Empowering occupational therapy practitioners with a playbook of functional tasks to use with their geriatric clients

Simple Food Preparation – Nothing Hot, Nothing Sharp

Simple Food Preparation – Nothing Hot, Nothing Sharp

When I am working with clients who plan to discharge to the community, either alone or with assistance from a caregiver, I try to work on meal preparation. Depending on the client’s safety, I may not work on using a stove top or knives, but I think that making sure they could prepare a simple meal or snack is important.

Why do I think this is so important? First, it ensures at if they need food, they won’t go hungry. Even if they have a caregiver, there may be times the client is alone, perhaps unexpectedly, when they will need food. Second, most people have a drive to be independent and self-sufficient and getting their own food is an area where people often tell me they don’t want to depend on others. Lastly, when we do food preparation in the kitchen, I have a chance to see many different specific cognitive skills and how they work together dynamically during a functional task.

If you want to work on meal preparation but you are worried about your client’s safety in regard to using hot surfaces or knives, here is a play that might work well for you. As a bonus, since you don’t need a cooking surface, this activity can be done even if you don’t have access to a full kitchen.


Assess and develop executive functioning skills


Great for 1:1 treatment – Good for Concurrent/Group treatment

Time Frame

5-30 minutes

Materials Required

  • Ingredients necessary for preparing a simple food such as pudding, sandwich, bowl of cereal, or frosting
  • Mixing bowls, plates, bowls, and utensils as needed
  • A work space such as a counter or table
  • Written recipes (preferably in large print) for each food available for the client to prepare


  • Clarify client’s dietary restrictions including texture and medical (diabetic, renal, cardiac, etc.)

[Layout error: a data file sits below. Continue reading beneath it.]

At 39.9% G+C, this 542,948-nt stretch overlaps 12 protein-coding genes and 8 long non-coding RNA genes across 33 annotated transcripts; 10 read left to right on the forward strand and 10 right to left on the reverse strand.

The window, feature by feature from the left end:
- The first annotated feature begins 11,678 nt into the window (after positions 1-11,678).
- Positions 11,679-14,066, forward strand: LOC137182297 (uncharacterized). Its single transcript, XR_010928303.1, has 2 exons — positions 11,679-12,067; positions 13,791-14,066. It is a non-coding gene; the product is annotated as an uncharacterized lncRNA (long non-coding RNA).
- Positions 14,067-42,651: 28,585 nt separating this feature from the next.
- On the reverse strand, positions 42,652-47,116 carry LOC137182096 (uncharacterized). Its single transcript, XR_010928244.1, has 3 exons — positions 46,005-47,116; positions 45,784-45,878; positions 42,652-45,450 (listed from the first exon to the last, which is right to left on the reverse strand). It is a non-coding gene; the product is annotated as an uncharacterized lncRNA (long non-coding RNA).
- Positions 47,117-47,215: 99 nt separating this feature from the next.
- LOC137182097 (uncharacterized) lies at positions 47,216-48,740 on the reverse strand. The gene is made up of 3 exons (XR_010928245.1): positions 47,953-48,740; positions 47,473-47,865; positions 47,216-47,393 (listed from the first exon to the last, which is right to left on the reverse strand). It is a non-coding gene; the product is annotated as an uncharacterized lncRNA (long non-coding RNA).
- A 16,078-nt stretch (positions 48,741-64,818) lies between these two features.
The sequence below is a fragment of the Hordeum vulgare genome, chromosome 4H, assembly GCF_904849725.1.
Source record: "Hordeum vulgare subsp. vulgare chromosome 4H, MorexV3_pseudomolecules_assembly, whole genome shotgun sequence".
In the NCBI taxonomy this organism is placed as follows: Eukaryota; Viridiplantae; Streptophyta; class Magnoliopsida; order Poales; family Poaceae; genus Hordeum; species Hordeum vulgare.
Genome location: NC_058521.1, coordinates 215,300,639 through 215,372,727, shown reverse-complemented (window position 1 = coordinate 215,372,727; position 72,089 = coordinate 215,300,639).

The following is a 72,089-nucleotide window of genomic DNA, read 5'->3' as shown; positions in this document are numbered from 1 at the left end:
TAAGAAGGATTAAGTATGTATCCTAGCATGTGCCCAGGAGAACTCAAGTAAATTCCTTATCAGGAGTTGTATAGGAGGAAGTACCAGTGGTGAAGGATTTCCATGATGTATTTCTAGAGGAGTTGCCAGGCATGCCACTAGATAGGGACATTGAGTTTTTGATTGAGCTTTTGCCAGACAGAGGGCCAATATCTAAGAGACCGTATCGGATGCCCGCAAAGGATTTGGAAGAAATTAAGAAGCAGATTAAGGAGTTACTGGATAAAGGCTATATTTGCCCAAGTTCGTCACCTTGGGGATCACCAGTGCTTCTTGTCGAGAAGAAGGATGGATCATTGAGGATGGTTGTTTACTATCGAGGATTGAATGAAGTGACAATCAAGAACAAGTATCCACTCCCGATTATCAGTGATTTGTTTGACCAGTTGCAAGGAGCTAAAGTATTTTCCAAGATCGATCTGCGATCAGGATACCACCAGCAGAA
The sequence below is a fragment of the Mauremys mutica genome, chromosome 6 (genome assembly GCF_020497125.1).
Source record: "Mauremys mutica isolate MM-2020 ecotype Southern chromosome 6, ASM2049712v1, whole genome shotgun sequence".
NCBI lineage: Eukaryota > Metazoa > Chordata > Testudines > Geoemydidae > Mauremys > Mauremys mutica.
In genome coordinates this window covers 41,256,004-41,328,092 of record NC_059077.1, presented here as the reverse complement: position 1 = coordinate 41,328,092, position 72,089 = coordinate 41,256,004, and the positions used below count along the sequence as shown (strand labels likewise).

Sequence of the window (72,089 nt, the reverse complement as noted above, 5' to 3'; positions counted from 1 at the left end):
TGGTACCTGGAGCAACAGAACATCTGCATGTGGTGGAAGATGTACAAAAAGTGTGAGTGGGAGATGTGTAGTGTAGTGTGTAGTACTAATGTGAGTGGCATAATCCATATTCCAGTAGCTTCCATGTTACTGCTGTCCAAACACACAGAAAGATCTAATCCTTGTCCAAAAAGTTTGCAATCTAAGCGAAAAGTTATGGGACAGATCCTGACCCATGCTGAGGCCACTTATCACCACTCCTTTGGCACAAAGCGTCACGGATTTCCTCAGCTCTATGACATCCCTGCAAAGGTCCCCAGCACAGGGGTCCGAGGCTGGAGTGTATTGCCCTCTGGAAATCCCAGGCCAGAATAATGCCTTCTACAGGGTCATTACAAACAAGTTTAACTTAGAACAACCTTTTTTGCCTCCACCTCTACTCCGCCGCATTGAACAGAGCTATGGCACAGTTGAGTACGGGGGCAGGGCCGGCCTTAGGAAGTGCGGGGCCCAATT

1. Ask the client to select a food item to prepare.
  2. Ensure that the client washes their hands and sanitizes the work area prior to beginning. If client does not initiate hygiene, direct client to complete tasks.
  3. Ask the client to identify the items they will need to prepare the food, including ingredients, mixing bowls, plates, utensils, etc. Cue the client to create a list if needed to aid in their ability to recall.
  4. Direct the client to locate all necessary items and place them on the counter or table.
  5. Ask the client to read aloud the recipe/instructions or verbally explain to you the steps for preparing the food item they selected.
  6. Direct the client to follow the recipe. Provide verbal cues and physical assistance if necessary but allow client to complete activity as independently as possible.
  7. Allow the client to eat the food prepared, sharing if socially appropriate and hygiene standards have been adequately maintained.

Special Notes

It is recommended to allow the client to choose from at least two options when selecting the food item to prepare however the therapist may wish to provide only one food item if the client has significant dietary restrictions.

It is important to ensure hygiene standards are maintained throughout the activity so that food can be shared if socially appropriate after it is prepared.

In order to use the activity as a Concurrent/Group treatment, have clients of similar ability levels work together to prepare a selected food or side by side with each making food they selected. Have clients of different ability levels each make part of a more complex food item. For example, one client could make cookies or a cake while another makes frosting.

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